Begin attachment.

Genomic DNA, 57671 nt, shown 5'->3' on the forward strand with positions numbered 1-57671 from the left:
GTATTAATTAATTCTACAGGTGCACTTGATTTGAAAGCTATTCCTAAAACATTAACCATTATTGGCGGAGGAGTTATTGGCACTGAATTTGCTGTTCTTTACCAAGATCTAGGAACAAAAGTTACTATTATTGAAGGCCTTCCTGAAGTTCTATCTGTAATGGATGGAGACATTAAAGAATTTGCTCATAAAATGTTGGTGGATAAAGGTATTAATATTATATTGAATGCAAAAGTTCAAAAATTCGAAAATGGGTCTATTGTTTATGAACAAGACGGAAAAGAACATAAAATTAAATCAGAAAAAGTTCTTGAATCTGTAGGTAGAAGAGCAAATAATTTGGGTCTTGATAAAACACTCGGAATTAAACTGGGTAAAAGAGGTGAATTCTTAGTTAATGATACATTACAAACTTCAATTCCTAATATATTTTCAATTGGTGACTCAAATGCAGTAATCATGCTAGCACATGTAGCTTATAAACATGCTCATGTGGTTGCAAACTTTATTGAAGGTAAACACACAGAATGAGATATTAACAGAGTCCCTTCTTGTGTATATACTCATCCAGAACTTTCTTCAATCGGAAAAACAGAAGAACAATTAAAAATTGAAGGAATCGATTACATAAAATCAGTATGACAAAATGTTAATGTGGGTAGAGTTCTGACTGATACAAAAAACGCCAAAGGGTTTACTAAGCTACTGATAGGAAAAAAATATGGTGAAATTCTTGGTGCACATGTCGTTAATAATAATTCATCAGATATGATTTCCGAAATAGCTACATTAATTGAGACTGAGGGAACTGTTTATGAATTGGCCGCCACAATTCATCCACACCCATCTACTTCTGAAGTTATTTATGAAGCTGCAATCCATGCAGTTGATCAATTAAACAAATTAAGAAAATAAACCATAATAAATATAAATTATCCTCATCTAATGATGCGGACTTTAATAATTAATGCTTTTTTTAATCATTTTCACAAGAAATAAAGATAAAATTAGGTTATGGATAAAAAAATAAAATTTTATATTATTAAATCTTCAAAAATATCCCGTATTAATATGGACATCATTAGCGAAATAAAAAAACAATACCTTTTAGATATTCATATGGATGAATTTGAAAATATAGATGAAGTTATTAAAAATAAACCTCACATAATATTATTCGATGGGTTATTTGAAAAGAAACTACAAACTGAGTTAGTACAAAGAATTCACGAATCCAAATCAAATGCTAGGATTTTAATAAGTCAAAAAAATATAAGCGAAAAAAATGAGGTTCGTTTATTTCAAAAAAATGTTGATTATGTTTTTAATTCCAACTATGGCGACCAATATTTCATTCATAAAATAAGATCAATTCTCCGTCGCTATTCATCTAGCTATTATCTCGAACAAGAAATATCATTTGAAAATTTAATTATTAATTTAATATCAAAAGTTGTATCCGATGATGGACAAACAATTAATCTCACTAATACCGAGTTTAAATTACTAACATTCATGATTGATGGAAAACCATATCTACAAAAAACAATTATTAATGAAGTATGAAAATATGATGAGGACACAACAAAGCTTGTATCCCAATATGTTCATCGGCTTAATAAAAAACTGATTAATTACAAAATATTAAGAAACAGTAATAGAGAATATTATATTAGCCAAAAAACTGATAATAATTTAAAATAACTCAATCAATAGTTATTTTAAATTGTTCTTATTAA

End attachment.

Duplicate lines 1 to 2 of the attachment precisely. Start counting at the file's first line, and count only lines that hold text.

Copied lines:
Genomic DNA, 57671 nt, shown 5'->3' on the forward strand with positions numbered 1-57671 from the left:
GTATTAATTAATTCTACAGGTGCACTTGATTTGAAAGCTATTCCTAAAACATTAACCATTATTGGCGGAGGAGTTATTGGCACTGAATTTGCTGTTCTTTACCAAGATCTAGGAACAAAAGTTACTATTATTGAAGGCCTTCCTGAAGTTCTATCTGTAATGGATGGAGACATTAAAGAATTTGCTCATAAAATGTTGGTGGATAAAGGTATTAATATTATATTGAATGCAAAAGTTCAAAAATTCGAAAATGGGTCTATTGTTTATGAACAAGACGGAAAAGAACATAAAATTAAATCAGAAAAAGTTCTTGAATCTGTAGGTAGAAGAGCAAATAATTTGGGTCTTGATAAAACACTCGGAATTAAACTGGGTAAAAGAGGTGAATTCTTAGTTAATGATACATTACAAACTTCAATTCCTAATATATTTTCAATTGGTGACTCAAATGCAGTAATCATGCTAGCACATGTAGCTTATAAACATGCTCATGTGGTTGCAAACTTTATTGAAGGTAAACACACAGAATGAGATATTAACAGAGTCCCTTCTTGTGTATATACTCATCCAGAACTTTCTTCAATCGGAAAAACAGAAGAACAATTAAAAATTGAAGGAATCGATTACATAAAATCAGTATGACAAAATGTTAATGTGGGTAGAGTTCTGACTGATACAAAAAACGCCAAAGGGTTTACTAAGCTACTGATAGGAAAAAAATATGGTGAAATTCTTGGTGCACATGTCGTTAATAATAATTCATCAGATATGATTTCCGAAATAGCTACATTAATTGAGACTGAGGGAACTGTTTATGAATTGGCCGCCACAATTCATCCACACCCATCTACTTCTGAAGTTATTTATGAAGCTGCAATCCATGCAGTTGATCAATTAAACAAATTAAGAAAATAAACCATAATAAATATAAATTATCCTCATCTAATGATGCGGACTTTAATAATTAATGCTTTTTTTAATCATTTTCACAAGAAATAAAGATAAAATTAGGTTATGGATAAAAAAATAAAATTTTATATTATTAAATCTTCAAAAATATCCCGTATTAATATGGACATCATTAGCGAAATAAAAAAACAATACCTTTTAGATATTCATATGGATGAATTTGAAAATATAGATGAAGTTATTAAAAATAAACCTCACATAATATTATTCGATGGGTTATTTGAAAAGAAACTACAAACTGAGTTAGTACAAAGAATTCACGAATCCAAATCAAATGCTAGGATTTTAATAAGTCAAAAAAATATAAGCGAAAAAAATGAGGTTCGTTTATTTCAAAAAAATGTTGATTATGTTTTTAATTCCAACTATGGCGACCAATATTTCATTCATAAAATAAGATCAATTCTCCGTCGCTATTCATCTAGCTATTATCTCGAACAAGAAATATCATTTGAAAATTTAATTATTAATTTAATATCAAAAGTTGTATCCGATGATGGACAAACAATTAATCTCACTAATACCGAGTTTAAATTACTAACATTCATGATTGATGGAAAACCATATCTACAAAAAACAATTATTAATGAAGTATGAAAATATGATGAGGACACAACAAAGCTTGTATCCCAATATGTTCATCGGCTTAATAAAAAACTGATTAATTACAAAATATTAAGAAACAGTAATAGAGAATATTATATTAGCCAAAAAACTGATAATAATTTAAAATAACTCAATCAATAGTTATTTTAAATTGTTCTTATTAA